The car's airbags can prove deadly for pets. Restraining pets in the back seat is the safest for them.
Newport Beach, CA (PRWEB) October 08, 2012
New Jersey lawmakers are looking into a measure that will require all pets to buckle up on car rides. According to an Aug. 16 news report in The Star-Ledger, the measure is the brainchild of Assemblywoman Grace Spencer (D-Essex) who said she got the idea from a fourth grade class at a Newark charter school. Spencer said she was motivated to see this legislation through after she heard from her veterinarian that a small dog broke its leg when its owner suddenly stopped the car. However, another group of Republican lawmakers has introduced a bill that would ensure that pets can ride seatbelt-free, The Star-Ledger reports. The article also states that New Jersey's law is vague regarding the transportation of pets.
Under the proposed bill, (A3221), drivers will be slapped with a $20 fine and could also be convicted of an animal cruelty offense, which carries a civil penalty of up to $1,000, the news report states. Pet car harnesses cost anywhere between $12 to more than $40. So far, no states have laws requiring animals to be restrained inside a car. However, eight states, not including New Jersey, have laws requiring pets to be restrained in the beds of pickup trucks.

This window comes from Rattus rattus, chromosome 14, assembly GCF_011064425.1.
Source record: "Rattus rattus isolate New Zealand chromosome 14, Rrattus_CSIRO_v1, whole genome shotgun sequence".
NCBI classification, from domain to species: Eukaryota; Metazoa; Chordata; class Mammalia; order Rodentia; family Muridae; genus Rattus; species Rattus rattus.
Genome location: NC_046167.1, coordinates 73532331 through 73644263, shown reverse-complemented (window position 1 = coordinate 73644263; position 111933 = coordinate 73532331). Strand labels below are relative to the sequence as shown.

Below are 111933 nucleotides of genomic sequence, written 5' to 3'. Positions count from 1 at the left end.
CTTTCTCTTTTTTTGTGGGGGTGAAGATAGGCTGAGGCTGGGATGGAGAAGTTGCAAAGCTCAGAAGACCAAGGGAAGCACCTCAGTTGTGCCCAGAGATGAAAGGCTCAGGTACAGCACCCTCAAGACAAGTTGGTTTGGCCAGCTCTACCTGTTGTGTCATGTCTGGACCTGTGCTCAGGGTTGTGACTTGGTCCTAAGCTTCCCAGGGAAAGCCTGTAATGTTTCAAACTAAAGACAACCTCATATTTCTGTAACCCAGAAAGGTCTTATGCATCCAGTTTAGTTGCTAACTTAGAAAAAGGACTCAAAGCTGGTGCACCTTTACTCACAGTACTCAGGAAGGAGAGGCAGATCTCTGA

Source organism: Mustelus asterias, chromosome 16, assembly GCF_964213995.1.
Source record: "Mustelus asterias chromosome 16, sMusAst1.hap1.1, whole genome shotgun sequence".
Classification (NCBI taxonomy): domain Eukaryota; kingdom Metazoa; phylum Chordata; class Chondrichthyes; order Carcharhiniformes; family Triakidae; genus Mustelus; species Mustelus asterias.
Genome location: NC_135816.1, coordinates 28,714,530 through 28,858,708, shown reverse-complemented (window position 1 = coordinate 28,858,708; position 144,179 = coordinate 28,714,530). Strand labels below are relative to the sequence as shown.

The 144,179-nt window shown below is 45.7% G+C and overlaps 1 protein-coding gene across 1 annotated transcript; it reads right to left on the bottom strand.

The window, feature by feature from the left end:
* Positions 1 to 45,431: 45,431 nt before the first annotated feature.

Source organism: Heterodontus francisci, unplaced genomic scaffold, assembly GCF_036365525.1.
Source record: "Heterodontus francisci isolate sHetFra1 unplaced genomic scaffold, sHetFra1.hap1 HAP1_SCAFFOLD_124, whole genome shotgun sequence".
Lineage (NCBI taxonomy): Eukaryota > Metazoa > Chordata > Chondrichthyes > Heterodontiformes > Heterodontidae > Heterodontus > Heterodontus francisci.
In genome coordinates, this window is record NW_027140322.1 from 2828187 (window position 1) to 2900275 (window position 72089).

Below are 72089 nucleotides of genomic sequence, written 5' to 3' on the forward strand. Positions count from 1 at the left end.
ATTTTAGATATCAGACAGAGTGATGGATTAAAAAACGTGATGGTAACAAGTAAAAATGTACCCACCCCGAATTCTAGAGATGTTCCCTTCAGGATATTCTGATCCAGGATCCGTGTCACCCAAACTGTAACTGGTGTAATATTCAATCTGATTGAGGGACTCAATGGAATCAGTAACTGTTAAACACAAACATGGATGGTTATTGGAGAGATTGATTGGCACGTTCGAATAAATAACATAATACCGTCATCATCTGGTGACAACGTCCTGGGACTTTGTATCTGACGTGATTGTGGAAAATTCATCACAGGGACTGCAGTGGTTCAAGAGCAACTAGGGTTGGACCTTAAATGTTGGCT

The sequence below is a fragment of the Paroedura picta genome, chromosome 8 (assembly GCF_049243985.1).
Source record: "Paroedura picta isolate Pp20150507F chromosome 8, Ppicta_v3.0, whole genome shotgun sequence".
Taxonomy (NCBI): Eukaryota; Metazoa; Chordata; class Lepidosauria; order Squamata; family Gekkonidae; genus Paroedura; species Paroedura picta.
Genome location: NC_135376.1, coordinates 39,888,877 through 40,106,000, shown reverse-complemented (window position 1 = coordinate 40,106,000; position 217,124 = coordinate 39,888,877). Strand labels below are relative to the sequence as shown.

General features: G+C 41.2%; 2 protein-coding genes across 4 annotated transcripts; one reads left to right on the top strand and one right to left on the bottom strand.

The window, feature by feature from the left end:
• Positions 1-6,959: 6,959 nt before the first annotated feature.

According to a study by the AAA Foundation for Traffic Safety, unrestrained pets can also pose a significant distraction to drivers. A recent AAA survey reports that 29 percent of drivers are distracted by a dog while driving. About 65 percent said they have participated in at least one distracting behavior while driving with their dogs. More than 52 percent said they pet their dog while driving and 17 percent allowed their dogs to sit on their lap while driving. Other distracting behaviors drivers admitted to include giving treats to their pets or playing with them while driving.
Restraining pets in vehicles is good not only for the safety of the pets, but also their owners. "There is no question that any type of distracting behavior can increase the risk of a crash. As a dog owner myself, I welcome this law, which will ensure the safety of both pets and pet owners."
The advantages of restraining your pet outweighs the disadvantages, Bisnar says. "Restraint systems restrict the movement of the animal in the event of the crash minimizing injuries or even preventing them. The car's airbags can prove deadly for pets. Restraining pets in the back seat is the safest for them. It may not be the most pleasant ride for your pets, but it will certainly be the safest way to travel."
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